A bang stick is a weapon used by shark hunters to fire bullets at point-blank range. It should be used only under water.

Experimental Hunts

The commission has held a series of experimental alligator hunts, wherein about 350 woodsmen logged more than 3,000 trap nights over the past seven years. The lone injury occurred when a hunter imprudently fired a .357-caliber bang stick at an alligator whose head was peeping up above the water.

A flying chunk of gator skull hit the hunter in the face and cut his forehead open.

“The problem wasn’t the gator, it was stupidity,” David said.

But you may prefer to bring the alligator back alive. Some meat processors only accept live alligators in order to ensure that the meat is fresh.

Either way, once the snare is in place, you should take a roll of duct tape or electric tape and wrap it around the gator’s mouth, Hooks said.

“Even if you’re just dead damn certain that gator is deader than a doornail and he’s got a big hole in his head, you tape his mouth, and don’t be shy with the tape. Wrap it around 15 times,” Hooks advised.

‘It’s Not Being Not Macho’

“Don’t ever bring the gator into the boat if it’s not taped. It’s not being stupid, it’s not being not macho. They have a way of coming back to life.”


Next, roll the gator into your boat, cross its legs over its body and tie them together with a nylon rope. That keeps the gator from getting enough leverage to whap you with its tail, Hooks explained.

Several of Florida’s licensed alligator meat processors have arranged for refrigerated trucks to pick up the catch at the checkpoints where game agents will be examining licenses and tail tags.

But for those who want to do their own skinning and butchering, the commission has prepared a 12-minute how-to video. Banjo music plays merrily in the background while the butcher scrubs down an alligator with disinfectant, slices it open and peels the skin.

Alligator meat sells for up to $6 a pound, and the hides are worth up to $42 a foot. The average gator will bring in about $400, David said. The prime cuts are the tail, jowls and loin.

Value Drops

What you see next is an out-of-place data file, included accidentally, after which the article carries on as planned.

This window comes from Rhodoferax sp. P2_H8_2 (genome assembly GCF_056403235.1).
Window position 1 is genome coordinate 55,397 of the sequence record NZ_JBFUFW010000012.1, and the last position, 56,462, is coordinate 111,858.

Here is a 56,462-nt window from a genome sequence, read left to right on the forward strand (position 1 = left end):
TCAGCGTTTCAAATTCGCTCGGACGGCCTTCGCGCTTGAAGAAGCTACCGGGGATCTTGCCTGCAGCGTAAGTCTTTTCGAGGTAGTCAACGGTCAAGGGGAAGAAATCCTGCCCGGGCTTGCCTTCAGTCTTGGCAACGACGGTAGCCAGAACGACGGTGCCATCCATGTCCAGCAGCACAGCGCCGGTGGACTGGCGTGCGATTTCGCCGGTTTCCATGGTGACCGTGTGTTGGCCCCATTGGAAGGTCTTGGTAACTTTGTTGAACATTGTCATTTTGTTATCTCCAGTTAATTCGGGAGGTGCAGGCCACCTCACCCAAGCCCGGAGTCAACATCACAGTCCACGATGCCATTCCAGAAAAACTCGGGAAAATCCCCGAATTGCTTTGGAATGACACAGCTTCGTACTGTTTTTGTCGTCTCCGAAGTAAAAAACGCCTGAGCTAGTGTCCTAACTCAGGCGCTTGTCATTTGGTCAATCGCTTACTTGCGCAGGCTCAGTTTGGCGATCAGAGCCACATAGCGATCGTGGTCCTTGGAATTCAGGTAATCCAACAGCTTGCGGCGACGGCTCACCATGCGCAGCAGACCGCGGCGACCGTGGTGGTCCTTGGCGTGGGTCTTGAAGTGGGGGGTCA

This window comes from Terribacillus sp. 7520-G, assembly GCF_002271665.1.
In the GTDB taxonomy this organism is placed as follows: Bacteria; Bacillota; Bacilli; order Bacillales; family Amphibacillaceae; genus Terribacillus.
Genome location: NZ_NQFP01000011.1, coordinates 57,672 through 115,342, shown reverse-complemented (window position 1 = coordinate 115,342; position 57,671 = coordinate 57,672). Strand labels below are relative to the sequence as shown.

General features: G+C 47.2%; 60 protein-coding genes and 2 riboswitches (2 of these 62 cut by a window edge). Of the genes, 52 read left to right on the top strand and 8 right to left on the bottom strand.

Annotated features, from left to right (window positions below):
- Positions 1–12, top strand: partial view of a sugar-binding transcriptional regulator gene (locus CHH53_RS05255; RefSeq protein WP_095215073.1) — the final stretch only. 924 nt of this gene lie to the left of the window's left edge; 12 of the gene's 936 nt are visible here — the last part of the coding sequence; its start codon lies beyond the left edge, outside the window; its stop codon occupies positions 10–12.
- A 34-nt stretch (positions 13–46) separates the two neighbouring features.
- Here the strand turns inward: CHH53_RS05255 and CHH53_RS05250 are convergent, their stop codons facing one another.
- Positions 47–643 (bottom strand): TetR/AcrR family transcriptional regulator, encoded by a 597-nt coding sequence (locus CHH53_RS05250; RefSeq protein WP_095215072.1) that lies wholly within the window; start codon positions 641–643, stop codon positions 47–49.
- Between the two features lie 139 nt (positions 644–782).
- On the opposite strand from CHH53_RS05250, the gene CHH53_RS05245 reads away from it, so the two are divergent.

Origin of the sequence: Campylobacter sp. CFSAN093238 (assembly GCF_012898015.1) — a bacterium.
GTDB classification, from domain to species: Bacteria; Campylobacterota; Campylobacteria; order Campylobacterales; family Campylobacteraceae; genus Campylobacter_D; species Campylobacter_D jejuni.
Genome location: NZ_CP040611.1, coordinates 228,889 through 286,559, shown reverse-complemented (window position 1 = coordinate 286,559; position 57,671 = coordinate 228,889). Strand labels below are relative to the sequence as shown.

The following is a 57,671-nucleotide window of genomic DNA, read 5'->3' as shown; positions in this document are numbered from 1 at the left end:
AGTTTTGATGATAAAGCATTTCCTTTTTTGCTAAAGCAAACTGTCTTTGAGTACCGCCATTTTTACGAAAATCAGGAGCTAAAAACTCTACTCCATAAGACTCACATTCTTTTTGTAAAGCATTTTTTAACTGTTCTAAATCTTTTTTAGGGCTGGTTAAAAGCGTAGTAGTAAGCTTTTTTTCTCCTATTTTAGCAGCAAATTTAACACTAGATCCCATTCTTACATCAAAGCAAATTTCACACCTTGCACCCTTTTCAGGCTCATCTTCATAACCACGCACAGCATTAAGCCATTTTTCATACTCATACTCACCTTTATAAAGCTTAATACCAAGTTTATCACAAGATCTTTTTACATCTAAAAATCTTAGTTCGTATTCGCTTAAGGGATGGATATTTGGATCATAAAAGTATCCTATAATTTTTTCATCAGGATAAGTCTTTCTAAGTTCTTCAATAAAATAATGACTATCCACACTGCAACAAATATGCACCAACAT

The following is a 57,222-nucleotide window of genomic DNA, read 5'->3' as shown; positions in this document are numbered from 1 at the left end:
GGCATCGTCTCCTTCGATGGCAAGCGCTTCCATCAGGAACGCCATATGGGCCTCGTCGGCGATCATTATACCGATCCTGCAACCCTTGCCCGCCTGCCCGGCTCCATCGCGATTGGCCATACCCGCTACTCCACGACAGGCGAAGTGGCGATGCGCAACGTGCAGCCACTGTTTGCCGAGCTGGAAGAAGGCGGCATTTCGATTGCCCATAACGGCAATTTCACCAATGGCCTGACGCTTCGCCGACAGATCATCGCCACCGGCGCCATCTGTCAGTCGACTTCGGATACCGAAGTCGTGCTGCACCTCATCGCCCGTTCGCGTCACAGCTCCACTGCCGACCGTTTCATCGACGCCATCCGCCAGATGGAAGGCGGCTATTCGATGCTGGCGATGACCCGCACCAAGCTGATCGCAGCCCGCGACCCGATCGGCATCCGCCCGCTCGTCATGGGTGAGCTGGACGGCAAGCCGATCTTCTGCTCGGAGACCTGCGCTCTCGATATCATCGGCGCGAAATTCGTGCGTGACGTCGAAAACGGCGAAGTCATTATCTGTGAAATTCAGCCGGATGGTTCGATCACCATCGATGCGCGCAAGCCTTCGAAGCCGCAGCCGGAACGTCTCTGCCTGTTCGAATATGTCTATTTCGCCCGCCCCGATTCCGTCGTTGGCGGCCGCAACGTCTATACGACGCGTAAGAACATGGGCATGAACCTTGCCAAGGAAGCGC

But the value drops quickly if the hide is nicked or the stringent meat-processing and labeling rules are not followed. Belly buttons can also reduce the value 25%. These are the bony growths inside the scales on the necks and bellies of older alligators, usually those over 8 or 9 feet. They make the leather too stiff to be made into shoes.

Even during the skinning phase, the hunter must be wary of the alligator teeth. The alligator mouth is a veritable petri dish full of unpleasant organisms, such as aeromonas hydrophila, which can cause fatal infections.


“If you should be even slightly bitten, go to the doctor immediately. If you stick your harpoon in the gator then stick it in yourself, go to the hospital. I can’t stress that enough,” said Hooks, who endured the unpleasant treatment for aeromonas infection in November after an alligator he thought was dead grazed his arm with its teeth.

The commission believes the hunt will strengthen the market for alligator hides and meat. That would give the hunters a vested interest in making sure the species survives and encourage preservation of the wetlands where they live, David said.

Alligators were hunted to near extinction in the early 1960s. Two decades of tough laws have allowed the population to rebound, and there are now an estimated 1.1 million in Florida.

Maintaining Population

If the hunt rules are followed, no more than 15% will be killed. At that level, normal breeding patterns would maintain the population without allowing them to become too plentiful.

The hunt is considered “a wildlife management technique” and is not a response to the recent well-publicized death of a child killed by an alligator in a suburban pond, Huffstodt said.

“It has nothing to do with revenge. The gators that pose the problem are in the Miami canals, the Boca Raton parking lots. These alligators out in the Everglades are not the ones causing trouble,” he said.


The gator students are honored to be part of the first hunt.

“It’s exciting. It’s part of Florida history,” said Michael Maitland, 27, of Deerfield Beach.

Thrills, Excitement

“I’m hoping for a little thrill and excitement as well as some money,” Grove said.